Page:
In 1958, for the High Holy Day Services, a larger tent was set up on the Temple site. This time it was big enough to house 1000 people. Membership reached 400 families. Mr. Ben Kestenbaum was engaged as Cantor. On April 12, 1959, groundbreaking services were held for the current Temple Hillel building. The Building Fund, $485 per family, payable over 2 years, was initiated to pay for the construction. The initial temporary building had to be demolished and for the next year the Temple was relocated to its first house, at 950 Park Lane. This year’s tent was erected on the corner of Park Lane and Flanders Drive. The house on Park Lane became a beehive of activity. Sabbath Services were conducted in the living and dining room areas of the house, which were filled to capacity. Rabbi Hack and his family were warmly welcomed to the community on Selichot Night, 1959.
“Shehecheyanu – that we have lived to see the day.” From garage, to hut, to house, to a permanent building in five years, Herb Shumer’s dream was fulfilled beyond anyone’s expectations. On September 17, 1960, with joy and solemnity, the dedication of Temple Hillel was celebrated in conjunction with Selichot Services. The first High Holy Day Services in the new building was something very special. 1250 people were accommodated within the Temple. The Yom Kippur Dance that year attracted 1300 people. Before the first stage of the building was finished, the Temple had already outgrown the physical facilities and plans had to be formulated for adding a second floor to the building. Temple families purchased building bonds as an investment in the future of the Temple and $90,000 was raise within 60 days. Construction began on the second floor extension.
The Temple flourished and membership exceeded the most optimistic projections. But a Temple, no matter how gloriously decorated, is only brick and mortar. Even with a dedicated and motivated congregation, inspiring members and achieving its noble vision required a very special Rabbi to be the catalyst to ignite the mixture and be its guiding light. Daniel Chanes, President of Temple Hillel commissioned a Rabbi search committee that culminated in the installation of Rabbi Morris Friedman (of blessed memory) as Spiritual Leader on Selichot Night, September 14, 1963.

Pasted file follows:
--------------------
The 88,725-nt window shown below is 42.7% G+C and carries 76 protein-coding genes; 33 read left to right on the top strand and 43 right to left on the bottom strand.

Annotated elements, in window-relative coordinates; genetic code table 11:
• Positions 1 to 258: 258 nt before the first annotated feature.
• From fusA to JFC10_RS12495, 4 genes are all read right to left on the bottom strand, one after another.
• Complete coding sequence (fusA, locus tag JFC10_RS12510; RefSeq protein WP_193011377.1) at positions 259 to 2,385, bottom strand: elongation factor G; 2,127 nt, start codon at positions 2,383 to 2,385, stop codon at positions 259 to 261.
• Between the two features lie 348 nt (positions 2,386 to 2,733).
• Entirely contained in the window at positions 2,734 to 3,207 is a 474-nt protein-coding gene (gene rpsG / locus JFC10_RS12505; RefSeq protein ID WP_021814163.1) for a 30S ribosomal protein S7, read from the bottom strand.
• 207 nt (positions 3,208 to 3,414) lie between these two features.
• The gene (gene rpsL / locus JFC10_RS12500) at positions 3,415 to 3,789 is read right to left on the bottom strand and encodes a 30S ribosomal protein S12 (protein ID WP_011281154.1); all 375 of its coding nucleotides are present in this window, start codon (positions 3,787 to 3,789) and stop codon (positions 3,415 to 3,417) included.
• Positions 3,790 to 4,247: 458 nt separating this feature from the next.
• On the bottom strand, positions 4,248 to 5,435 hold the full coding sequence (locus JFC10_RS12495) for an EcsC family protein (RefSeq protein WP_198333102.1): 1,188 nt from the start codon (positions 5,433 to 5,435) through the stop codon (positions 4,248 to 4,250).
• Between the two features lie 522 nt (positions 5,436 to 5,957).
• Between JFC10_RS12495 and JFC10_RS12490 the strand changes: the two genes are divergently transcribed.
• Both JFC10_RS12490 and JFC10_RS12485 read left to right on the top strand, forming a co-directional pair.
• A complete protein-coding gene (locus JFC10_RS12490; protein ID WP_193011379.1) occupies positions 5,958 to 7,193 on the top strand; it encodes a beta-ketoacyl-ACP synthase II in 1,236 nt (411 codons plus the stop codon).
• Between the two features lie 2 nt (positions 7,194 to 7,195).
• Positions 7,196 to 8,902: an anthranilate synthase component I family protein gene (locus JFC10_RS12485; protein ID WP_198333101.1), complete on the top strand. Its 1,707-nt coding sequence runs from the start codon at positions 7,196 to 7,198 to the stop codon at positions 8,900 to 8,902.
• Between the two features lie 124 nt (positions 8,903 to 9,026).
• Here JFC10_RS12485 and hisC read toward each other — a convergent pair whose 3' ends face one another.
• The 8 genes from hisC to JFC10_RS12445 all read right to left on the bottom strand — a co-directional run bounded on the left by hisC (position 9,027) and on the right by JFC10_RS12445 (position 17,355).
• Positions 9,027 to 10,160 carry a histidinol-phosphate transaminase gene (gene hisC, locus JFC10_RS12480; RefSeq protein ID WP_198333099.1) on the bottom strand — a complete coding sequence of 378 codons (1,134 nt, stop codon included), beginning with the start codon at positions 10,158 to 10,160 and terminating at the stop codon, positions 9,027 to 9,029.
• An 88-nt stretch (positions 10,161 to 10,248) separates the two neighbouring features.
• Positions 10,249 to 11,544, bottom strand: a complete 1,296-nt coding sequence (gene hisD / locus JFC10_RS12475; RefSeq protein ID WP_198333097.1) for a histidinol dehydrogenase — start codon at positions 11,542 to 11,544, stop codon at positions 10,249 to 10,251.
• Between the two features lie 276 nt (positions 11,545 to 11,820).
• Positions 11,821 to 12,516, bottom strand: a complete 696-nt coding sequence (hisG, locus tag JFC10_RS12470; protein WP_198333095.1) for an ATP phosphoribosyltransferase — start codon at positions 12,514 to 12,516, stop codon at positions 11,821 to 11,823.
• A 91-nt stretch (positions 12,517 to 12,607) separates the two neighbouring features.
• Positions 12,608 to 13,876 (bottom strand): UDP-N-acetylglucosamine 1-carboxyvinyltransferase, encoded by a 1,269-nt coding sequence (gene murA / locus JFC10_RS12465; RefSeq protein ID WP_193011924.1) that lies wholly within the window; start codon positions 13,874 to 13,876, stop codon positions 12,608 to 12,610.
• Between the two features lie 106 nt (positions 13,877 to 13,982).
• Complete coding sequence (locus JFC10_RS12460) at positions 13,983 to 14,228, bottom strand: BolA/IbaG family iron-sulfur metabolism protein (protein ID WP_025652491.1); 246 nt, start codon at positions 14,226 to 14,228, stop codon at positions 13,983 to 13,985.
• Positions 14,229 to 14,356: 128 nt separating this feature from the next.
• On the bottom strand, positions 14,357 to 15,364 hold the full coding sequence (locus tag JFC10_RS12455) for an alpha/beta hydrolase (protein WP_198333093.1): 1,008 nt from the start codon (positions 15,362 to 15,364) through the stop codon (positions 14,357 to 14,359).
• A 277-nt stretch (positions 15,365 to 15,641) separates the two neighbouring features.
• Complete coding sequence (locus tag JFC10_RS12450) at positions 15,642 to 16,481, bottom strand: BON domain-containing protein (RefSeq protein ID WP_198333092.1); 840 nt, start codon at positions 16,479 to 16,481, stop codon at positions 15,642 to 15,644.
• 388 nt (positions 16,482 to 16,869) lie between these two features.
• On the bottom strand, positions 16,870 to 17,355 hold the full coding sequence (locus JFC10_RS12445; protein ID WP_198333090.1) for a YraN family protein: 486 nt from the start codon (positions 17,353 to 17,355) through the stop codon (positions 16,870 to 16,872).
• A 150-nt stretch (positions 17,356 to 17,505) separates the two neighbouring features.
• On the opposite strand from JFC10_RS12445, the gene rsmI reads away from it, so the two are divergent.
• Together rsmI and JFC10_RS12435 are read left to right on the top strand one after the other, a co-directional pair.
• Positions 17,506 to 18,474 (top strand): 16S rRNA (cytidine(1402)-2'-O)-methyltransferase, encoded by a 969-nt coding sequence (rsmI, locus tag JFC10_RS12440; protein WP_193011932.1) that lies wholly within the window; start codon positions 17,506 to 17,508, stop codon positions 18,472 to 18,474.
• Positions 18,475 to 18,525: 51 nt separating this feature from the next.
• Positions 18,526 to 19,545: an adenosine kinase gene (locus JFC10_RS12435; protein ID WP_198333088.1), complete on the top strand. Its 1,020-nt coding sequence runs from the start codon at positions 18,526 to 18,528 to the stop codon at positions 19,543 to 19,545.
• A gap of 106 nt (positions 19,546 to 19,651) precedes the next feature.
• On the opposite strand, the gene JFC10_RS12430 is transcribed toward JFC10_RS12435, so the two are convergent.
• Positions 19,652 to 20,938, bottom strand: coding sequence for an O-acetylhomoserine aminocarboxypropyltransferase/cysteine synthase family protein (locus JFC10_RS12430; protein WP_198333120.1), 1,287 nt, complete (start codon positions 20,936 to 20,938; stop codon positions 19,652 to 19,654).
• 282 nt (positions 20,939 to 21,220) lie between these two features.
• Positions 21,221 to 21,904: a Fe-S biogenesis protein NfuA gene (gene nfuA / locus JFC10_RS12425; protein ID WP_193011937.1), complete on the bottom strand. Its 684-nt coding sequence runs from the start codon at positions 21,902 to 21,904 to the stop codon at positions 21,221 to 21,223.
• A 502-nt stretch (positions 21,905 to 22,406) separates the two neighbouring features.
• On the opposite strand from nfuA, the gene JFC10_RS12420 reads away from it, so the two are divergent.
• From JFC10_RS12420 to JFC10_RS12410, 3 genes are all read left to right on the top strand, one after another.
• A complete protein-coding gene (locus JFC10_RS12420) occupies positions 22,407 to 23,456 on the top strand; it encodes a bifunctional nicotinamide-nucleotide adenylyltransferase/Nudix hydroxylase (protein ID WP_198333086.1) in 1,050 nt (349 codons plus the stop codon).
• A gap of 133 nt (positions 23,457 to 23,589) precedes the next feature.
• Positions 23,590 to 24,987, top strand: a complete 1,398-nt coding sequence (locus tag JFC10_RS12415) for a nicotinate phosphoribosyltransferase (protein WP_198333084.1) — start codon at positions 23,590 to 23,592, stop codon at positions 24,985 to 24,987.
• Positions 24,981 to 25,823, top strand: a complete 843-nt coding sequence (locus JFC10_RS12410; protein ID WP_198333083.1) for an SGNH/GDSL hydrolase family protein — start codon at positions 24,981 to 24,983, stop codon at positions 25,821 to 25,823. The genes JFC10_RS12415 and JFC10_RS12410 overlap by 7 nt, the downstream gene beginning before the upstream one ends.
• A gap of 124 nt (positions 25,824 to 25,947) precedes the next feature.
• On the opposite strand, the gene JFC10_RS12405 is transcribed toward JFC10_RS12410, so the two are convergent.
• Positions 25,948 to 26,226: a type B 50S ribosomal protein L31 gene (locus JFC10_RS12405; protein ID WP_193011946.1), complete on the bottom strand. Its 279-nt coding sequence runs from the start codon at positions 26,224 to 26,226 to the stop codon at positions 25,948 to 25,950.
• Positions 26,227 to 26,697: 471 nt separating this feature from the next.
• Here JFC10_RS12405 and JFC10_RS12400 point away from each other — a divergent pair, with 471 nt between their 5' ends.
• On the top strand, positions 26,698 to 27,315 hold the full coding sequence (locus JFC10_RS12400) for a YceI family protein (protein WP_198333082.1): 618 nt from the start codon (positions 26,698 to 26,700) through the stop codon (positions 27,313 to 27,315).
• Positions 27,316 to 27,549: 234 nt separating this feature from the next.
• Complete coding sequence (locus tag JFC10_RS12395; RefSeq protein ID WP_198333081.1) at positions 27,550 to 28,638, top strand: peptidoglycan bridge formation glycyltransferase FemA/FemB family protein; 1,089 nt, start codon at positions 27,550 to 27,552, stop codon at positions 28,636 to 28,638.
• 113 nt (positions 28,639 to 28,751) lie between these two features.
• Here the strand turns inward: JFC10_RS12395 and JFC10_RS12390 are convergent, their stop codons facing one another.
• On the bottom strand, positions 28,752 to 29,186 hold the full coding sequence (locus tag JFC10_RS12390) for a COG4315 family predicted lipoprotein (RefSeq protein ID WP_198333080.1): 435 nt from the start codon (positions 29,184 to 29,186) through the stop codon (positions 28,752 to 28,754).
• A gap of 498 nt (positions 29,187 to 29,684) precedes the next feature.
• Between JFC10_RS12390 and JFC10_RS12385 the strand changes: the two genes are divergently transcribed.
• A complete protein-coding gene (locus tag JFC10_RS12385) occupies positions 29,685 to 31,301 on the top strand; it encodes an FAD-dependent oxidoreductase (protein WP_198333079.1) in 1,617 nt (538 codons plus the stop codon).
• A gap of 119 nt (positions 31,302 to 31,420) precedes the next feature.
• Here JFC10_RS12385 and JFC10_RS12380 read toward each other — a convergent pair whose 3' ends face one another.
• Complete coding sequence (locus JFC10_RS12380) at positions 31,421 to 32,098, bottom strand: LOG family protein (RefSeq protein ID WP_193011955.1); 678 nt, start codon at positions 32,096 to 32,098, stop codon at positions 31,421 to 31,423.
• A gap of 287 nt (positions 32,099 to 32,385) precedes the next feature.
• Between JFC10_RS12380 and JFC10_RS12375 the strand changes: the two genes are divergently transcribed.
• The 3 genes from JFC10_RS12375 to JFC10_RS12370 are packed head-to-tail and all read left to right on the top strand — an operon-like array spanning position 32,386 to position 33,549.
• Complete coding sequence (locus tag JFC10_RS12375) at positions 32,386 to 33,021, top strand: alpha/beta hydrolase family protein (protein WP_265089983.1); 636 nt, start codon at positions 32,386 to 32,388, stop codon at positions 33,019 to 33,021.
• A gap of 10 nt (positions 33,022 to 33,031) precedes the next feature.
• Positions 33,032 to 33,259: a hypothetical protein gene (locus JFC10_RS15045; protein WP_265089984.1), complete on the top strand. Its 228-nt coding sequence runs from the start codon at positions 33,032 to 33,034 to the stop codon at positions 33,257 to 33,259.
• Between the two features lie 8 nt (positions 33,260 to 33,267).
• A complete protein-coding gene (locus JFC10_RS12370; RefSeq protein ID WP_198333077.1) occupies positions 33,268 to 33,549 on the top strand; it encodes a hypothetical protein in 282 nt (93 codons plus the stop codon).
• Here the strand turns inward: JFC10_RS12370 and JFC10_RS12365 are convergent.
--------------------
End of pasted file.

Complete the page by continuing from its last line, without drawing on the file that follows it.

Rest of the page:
rabbifriedmanFor thirty-three years, under the spiritual direction of Rabbi Friedman and his wife Addi, Temple Hillel distinguished itself as a “fortress of Jewish faith and as a citadel of Torah Learning” according to The New York Board of Rabbis. The Board continued, in referring to Rabbi Friedman on the occasion of the 25th anniversary of the Temple; “We are well aware of the decisive role that your alert and dedicated leadership has played in nurturing and guiding your Congregation to its present spiritual heights. We are indeed proud that you serve the New York Board of Rabbis as its distinguished Vice President (and later President) and are grateful to Temple Hillel for its support of our programs.”
In a letter to Rabbi Friedman on January 12, 1995, Dr. Bernard Lander, President of Touro College said, “Thirty-two years in the life of a Rabbi who serves as friend, spiritual guide, and mentor in a distinguished manner such as your own, world Jewry must compliment you, honor you, and pay homage to all that you have done.
“I know of your personal interest in the welfare of member families. I am aware of your joy in the successes of your Congregants and their children. I know how you cry at the unhappy moments that inevitably occur in the lives of member families. Because of your interest, one thousand families, members of your Congregation, have found a great Rabbi, one who is respected in the greater New York community, as well as in the State of Israel. “
Temple Hillel thrived during the tenure of Rabbi Friedman. The Rabbi brought inspiration to the congregation, to the larger community and to the greater NY metropolitan area. After occupying positions as Treasurer and Vice President of the New York Board of Rabbis he was elected President for its 1984 term. Sunday, March 4th was an exciting day. Installation ceremonies were held at the Sheraton Center in NYC. Many dignitaries attended, led by Governor Mario Cuomo, who delivered the keynote address. Back at the Temple that night, over 500 congregants and friends jointed together to congratulate Rabbi Friedman for attaining this most prestigious position.